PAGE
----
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White Papers, Black Holes, and Lessons Learned: A Masters with Masters Interview with Bart Singer and Jennifer Stevens

Chief Knowledge Officer Ed Hoffman moderated a lively discussion on the impact of Lessons Learned with two master practitioners at NASA, Jennifer Stevens and Bart Singer

Photo Credit: NASA

Hosted at Langley Research Center, NASA Chief Knowledge Officer Ed Hoffman moderated a lively discussion with two master knowledge practitioners.

On a snowy day in February 2015, Bart Singer, Senior Systems Engineer for the Langley Research Center in the Office of the Chief Engineer, and Jennifer Stevens, Chief Knowledge Integrator of the Marshall Space Flight Center, spoke with Hoffman on a variety of topics related to sharing knowledge and Lessons Learned at their individual centers and across NASA.

Hoffman noted that both interviewees had long-time passions for engineering that helped position them for becoming excellent knowledge practitioners.

“Ever since I was a kid,” Singer began, “I was interested in things that fly.” He first came to Langley Research Center as a contractor performing research in aeroacoustics, and then he was hired as a civil servant. “No one who knew me (as a child),” continued Singer, “would be surprised that I am here doing aeronautics and space flight work.”

Stevens’ father was a big fan of space flight, and held out the hope that his daughter would some day become an astronaut. “I was the kid that got car sick on vacation,” admits Stevens, “I was not going to be an astronaut.” However she, as did her friends, liked science and math. “I grew up in an area where girls were not necessarily actively discouraged from going into engineering. They weren’t encouraged… I just did whatever I really wanted to do.”

Hoffman observed that it was their attention to detail that began during their training and then their careers as engineers, coupled later with their acumen in the management of projects, which helped them be successful and allowed those working with them to be successful.

“Often times,” Hoffman added, “what I see is that folks who are working in knowledge activities, see themselves in the learning community, and folks working projects are in that community.” Hoffman summarized, “I think the key thing, which I hear from both of you, is success has to happen from that interchange.”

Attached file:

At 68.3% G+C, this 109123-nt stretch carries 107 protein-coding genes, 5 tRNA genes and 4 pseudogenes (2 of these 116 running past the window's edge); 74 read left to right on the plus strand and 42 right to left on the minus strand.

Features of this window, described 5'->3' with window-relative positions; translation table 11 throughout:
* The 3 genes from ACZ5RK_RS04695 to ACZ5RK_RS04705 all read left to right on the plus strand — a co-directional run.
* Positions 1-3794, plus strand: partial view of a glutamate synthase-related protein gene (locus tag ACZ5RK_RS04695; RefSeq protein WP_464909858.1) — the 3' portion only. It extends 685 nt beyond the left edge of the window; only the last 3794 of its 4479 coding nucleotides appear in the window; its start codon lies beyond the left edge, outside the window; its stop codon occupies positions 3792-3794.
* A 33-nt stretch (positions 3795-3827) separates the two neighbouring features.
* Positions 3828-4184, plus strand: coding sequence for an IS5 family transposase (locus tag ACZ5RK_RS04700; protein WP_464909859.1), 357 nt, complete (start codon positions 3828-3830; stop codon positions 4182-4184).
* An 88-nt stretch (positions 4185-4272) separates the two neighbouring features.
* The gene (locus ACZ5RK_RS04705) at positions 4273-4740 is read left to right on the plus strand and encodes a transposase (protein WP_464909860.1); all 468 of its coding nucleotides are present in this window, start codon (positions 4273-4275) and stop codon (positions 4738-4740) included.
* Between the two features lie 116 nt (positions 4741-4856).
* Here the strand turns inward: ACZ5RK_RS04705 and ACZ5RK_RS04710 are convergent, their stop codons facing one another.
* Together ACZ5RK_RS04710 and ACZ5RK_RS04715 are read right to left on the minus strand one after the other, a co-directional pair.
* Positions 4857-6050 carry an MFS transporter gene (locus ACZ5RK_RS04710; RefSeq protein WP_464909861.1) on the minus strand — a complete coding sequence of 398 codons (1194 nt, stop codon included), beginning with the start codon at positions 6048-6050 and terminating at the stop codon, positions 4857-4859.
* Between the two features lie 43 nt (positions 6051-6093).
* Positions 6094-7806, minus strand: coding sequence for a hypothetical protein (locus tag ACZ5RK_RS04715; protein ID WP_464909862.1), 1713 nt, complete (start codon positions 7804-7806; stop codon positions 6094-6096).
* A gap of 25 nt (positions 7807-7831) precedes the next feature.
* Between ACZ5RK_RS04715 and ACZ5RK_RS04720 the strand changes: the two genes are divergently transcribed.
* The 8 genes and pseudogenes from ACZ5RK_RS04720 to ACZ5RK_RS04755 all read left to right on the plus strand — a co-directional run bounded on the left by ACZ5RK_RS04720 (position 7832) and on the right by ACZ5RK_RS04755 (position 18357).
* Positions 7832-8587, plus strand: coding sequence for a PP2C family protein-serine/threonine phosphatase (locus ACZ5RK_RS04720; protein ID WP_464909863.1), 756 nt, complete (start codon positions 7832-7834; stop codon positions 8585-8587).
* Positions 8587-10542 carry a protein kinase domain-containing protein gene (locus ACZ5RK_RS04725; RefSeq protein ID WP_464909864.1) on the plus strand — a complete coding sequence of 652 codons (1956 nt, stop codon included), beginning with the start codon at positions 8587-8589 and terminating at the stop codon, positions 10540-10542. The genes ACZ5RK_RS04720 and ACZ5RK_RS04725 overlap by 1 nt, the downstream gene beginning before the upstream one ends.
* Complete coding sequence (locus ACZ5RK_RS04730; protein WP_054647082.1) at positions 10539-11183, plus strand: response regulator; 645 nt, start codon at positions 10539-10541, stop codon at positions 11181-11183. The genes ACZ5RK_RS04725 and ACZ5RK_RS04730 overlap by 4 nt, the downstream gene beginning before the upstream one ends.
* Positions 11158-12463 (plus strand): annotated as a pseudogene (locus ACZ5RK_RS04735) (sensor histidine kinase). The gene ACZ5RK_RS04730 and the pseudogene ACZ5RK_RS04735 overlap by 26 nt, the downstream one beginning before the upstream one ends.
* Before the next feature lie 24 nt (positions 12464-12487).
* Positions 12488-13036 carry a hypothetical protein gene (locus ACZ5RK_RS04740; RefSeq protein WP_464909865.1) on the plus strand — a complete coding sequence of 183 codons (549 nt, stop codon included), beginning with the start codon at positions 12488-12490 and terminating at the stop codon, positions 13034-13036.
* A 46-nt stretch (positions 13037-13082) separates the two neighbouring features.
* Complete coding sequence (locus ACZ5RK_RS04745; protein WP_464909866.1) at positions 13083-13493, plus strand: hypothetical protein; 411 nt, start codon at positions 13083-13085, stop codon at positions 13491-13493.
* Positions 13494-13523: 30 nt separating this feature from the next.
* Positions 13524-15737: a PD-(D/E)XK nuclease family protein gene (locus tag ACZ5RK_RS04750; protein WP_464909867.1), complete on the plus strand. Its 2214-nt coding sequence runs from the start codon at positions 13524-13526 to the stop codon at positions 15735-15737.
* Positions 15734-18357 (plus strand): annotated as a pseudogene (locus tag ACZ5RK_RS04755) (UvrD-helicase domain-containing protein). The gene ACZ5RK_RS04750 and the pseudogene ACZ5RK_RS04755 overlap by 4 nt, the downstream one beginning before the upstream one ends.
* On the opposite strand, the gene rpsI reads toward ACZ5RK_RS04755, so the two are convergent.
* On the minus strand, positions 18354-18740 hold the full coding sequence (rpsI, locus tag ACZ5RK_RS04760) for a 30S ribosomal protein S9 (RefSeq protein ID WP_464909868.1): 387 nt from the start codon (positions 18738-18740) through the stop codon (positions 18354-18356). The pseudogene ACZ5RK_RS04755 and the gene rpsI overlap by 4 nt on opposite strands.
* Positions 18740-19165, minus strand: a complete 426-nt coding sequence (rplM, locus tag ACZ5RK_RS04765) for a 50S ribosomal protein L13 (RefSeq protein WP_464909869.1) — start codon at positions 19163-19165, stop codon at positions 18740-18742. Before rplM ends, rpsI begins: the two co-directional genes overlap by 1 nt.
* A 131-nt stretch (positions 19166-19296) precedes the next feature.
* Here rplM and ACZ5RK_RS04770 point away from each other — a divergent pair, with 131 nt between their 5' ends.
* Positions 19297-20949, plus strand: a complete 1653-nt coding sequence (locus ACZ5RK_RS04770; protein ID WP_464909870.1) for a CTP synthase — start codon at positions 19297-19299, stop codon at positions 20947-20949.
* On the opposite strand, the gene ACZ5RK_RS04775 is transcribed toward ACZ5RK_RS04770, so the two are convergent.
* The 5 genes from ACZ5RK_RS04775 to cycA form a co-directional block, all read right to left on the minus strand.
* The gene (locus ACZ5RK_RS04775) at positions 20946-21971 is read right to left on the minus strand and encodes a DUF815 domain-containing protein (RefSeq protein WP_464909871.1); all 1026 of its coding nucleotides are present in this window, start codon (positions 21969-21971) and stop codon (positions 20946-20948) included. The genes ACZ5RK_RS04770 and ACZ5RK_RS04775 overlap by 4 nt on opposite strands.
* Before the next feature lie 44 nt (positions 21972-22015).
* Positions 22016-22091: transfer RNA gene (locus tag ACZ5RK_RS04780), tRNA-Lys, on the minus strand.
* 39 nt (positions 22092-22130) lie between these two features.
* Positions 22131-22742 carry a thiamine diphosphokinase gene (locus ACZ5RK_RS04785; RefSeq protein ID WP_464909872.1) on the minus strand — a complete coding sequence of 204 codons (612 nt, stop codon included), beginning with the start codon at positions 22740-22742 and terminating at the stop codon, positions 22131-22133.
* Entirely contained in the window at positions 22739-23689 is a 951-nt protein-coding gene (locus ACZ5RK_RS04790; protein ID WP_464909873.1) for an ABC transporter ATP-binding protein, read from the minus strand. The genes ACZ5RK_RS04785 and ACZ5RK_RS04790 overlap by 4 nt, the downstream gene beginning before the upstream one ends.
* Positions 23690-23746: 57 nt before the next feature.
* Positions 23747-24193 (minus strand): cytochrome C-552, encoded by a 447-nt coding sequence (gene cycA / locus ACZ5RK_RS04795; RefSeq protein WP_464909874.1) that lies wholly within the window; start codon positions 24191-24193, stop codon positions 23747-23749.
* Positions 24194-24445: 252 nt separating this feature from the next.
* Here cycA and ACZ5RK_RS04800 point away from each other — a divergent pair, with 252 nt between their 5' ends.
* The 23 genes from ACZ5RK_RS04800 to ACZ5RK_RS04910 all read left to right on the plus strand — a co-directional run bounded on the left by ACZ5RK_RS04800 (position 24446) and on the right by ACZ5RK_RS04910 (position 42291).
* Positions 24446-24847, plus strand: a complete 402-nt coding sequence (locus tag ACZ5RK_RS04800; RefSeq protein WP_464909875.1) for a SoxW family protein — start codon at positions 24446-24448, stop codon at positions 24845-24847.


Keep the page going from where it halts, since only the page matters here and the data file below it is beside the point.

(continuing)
Stevens followed up that all of Marshall is involved in that interchange. “It’s not just an engineering focus or a safety focus. It’s an institutional focus.” Stevens shared that the leads of all major organizations are involved in Lessons Learned in a formal capacity at Marshall. “The (Lessons Learned) Distilling Team has members of all those organizations that are empowered to take these lessons.” She explained that the Distilling Team does the groundwork about where a particular lesson learned should be infused across the operations—in training, policy, manuals or processes—and then feeds that information up to the Lessons Learned committee. “You have an institutional group that’s talking across,” Stevens says, “you have our group that’s talking across institutionally, and then we’re communicating vertically.”

Singer pointed out the need for improved feedback on lessons that make a difference. “I think there are a lot of people at NASA that would be far more motivated to enter good lessons if they had some feedback that somebody entered something and knew that it actually impacted another project.”

Stevens noted that her team has sometimes come across lessons that have been implemented in policy, “That’s encouraging… they did learn their lessons back in the day or in the past three years… and they’ve changed the policy.”

Hoffman surmised, “From a vantage point of what I’ve seen at the agency, I think NASA, on a whole, does learn.”

Part of what all of NASA is now trying to do in earnest is to capture and transfer what is exactly the critical knowledge to NASA: how to have that become part of NASA workflows and work products. The three agreed that NASA should continue to “get back to some of that (former) discipline where we actually do record those things.”

“White papers don’t just go into black holes. White papers get kept somewhere.” Stevens concluded, “Capture that knowledge because it’s so easy to lose it.”

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